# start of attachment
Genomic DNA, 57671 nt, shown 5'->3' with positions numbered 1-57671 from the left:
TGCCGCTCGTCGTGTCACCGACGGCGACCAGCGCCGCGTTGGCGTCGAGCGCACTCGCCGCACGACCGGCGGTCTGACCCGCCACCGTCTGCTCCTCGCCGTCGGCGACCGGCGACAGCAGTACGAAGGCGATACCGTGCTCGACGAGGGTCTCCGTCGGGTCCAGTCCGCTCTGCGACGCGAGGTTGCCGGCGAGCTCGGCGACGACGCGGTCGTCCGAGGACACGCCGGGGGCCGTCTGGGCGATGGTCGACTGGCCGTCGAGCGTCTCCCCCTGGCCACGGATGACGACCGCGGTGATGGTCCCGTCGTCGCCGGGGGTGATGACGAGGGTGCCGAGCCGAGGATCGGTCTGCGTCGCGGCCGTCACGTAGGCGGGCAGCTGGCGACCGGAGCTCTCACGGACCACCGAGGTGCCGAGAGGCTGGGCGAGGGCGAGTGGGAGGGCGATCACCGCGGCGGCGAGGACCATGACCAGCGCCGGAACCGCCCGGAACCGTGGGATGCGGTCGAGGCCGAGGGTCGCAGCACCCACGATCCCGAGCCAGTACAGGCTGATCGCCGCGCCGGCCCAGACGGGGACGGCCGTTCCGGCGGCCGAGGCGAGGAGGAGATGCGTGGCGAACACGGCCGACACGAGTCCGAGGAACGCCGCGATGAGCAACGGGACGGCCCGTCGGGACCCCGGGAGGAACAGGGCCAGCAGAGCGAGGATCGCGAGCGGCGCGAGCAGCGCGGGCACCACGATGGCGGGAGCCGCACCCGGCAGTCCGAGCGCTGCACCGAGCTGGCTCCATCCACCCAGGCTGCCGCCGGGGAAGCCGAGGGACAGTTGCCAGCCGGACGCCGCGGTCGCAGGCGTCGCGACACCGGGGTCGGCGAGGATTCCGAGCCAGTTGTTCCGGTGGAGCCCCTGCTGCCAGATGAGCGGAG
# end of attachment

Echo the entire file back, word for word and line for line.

Genomic DNA, 57671 nt, shown 5'->3' with positions numbered 1-57671 from the left:
TGCCGCTCGTCGTGTCACCGACGGCGACCAGCGCCGCGTTGGCGTCGAGCGCACTCGCCGCACGACCGGCGGTCTGACCCGCCACCGTCTGCTCCTCGCCGTCGGCGACCGGCGACAGCAGTACGAAGGCGATACCGTGCTCGACGAGGGTCTCCGTCGGGTCCAGTCCGCTCTGCGACGCGAGGTTGCCGGCGAGCTCGGCGACGACGCGGTCGTCCGAGGACACGCCGGGGGCCGTCTGGGCGATGGTCGACTGGCCGTCGAGCGTCTCCCCCTGGCCACGGATGACGACCGCGGTGATGGTCCCGTCGTCGCCGGGGGTGATGACGAGGGTGCCGAGCCGAGGATCGGTCTGCGTCGCGGCCGTCACGTAGGCGGGCAGCTGGCGACCGGAGCTCTCACGGACCACCGAGGTGCCGAGAGGCTGGGCGAGGGCGAGTGGGAGGGCGATCACCGCGGCGGCGAGGACCATGACCAGCGCCGGAACCGCCCGGAACCGTGGGATGCGGTCGAGGCCGAGGGTCGCAGCACCCACGATCCCGAGCCAGTACAGGCTGATCGCCGCGCCGGCCCAGACGGGGACGGCCGTTCCGGCGGCCGAGGCGAGGAGGAGATGCGTGGCGAACACGGCCGACACGAGTCCGAGGAACGCCGCGATGAGCAACGGGACGGCCCGTCGGGACCCCGGGAGGAACAGGGCCAGCAGAGCGAGGATCGCGAGCGGCGCGAGCAGCGCGGGCACCACGATGGCGGGAGCCGCACCCGGCAGTCCGAGCGCTGCACCGAGCTGGCTCCATCCACCCAGGCTGCCGCCGGGGAAGCCGAGGGACAGTTGCCAGCCGGACGCCGCGGTCGCAGGCGTCGCGACACCGGGGTCGGCGAGGATTCCGAGCCAGTTGTTCCGGTGGAGCCCCTGCTGCCAGATGAGCGGAG